Noah's Photo Gallery

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258 viewsI started gluing between the wire ties. I was lucky and did not get any drips to the inside. It looks like a boat now and my family actually believes me. Everyone who has actually seen the boat have commented on how nice the lines are!Aug 03, 2013
280 viewsfinally managed to get the bulkheads wired in proper position. Not easy because the panels have to be coaxed and curved into position and its hard to do. My wires kept breaking and wood got a bit scraped on the outside.

Not really a problem because it will be painted but nerve wracking. I have a few gaps here and there and I will have to rely on the filling capacity of the epoxy paste more than I had hoped. The Skerry hull is quite symmetrical and well formed and I think that is quite important.
Aug 03, 2013
236 viewsI added the 3 frames and they went in without too much trouble. They are only tied to the base at this point. Second panel was more docile than the first and attached itself to the first without much argument ... yet.

Boat certainly is big. Fills my living room quite completely.
Aug 03, 2013
240 viewsAfter fiddling and making of small holes for the copper wire, I have started assembling the boat. The base and first panels did not fit. The base was about a half inch too big.I did some "adjusting" with my block plane and now things will be coaxed together without too much fuss. I'm depending on the filling putty to hide any imperfection where the end of the base and the front meet. I've only roughly tied the base to the first panel. I'm thinking I'll adjust everything when the third panels have been addedAug 03, 2013
230 viewsAfter setting up the 16 feet side blanks and transferring the points by measuring and using a flexible stick to join the points between measurements I was ready to cut the sides of the Skerry. I checked twice and still expect to find something wrong. Murphy's law is alive and well in my home!!

Although the process is not difficult in itself, it is ackward to manipulate the big floppy pieces of wood.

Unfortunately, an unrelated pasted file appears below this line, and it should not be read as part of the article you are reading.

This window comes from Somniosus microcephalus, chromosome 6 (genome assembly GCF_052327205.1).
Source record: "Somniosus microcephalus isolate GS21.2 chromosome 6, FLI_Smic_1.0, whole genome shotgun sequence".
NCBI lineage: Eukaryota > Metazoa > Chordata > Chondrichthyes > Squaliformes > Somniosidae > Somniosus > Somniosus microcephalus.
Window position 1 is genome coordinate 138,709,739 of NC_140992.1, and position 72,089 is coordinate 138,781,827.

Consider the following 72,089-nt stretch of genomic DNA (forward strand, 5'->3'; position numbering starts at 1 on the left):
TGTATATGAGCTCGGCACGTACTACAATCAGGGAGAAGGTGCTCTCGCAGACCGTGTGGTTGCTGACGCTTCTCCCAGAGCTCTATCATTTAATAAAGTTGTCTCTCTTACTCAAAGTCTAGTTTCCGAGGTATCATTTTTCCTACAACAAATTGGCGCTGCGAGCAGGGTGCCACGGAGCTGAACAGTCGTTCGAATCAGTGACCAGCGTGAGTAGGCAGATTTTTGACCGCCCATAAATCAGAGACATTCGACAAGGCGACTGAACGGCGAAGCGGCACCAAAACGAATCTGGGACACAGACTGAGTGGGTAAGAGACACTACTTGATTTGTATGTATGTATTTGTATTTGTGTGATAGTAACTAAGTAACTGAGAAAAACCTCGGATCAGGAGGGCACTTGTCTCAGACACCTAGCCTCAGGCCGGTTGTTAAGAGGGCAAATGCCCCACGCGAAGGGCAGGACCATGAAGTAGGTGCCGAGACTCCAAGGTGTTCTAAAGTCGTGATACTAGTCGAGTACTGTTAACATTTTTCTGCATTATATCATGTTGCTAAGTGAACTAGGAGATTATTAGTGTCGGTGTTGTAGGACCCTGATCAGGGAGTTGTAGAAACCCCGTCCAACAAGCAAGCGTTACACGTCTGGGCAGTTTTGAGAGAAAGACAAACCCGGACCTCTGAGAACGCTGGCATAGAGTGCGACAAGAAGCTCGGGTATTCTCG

Aug 03, 2013
343 viewsCutting along the lines I drew. I bought a couple dozen saw blades and change them as soon as the cut starts to get messy. I found that a coarse metal blade works better than a wood blade. Its quite slow but does not leave a burr. It is hard to make a perfectly smooth line though and I'm hoping little jumps will sand out.

NOTE: because the joints get a bead of thickened epoxy (fillet) the edges are not visible in the inside of the boat at all.
Aug 03, 2013
230 viewsCheck twice cut once!Aug 03, 2013
339 viewsThe Skerry is 15 feet long and plywood is only 8 feet so it has to be joined. Gluing the scarfs is a bit scary at first. I taped both sides of the joint then used wax paper instead of plastic wrap. It behaves better and doesn't stick to itself like plastic wrap does. I tried to make at least one of the 2 sides match perfectly. I'm hoping to fill and paint one side and keep the interior bright. I carefully unclamped while still a bit soft and cut off the epoxy that had squeezed out.Aug 03, 2013
345 viewsOn the trailer...threw the old top back on just to get a better visual of a somewhat finished looking boat, this won't be used as it's pretty beat up. This is a really shitty picture...

Jul 27, 2013
258 viewsTonight, got her flipped back over Used the same ratchet strap method, but had a friend help this time just in case...
Jul 27, 2013
262 viewsThen the eyelet went back in...getting closer to flipping this thing back over so wood working on the top side can begin!
Jul 27, 2013
235 viewsAfter a few more stages of buffing, was time to polish up the metal hull trim and secure it down with new #6 stainless hardware

Jul 27, 2013
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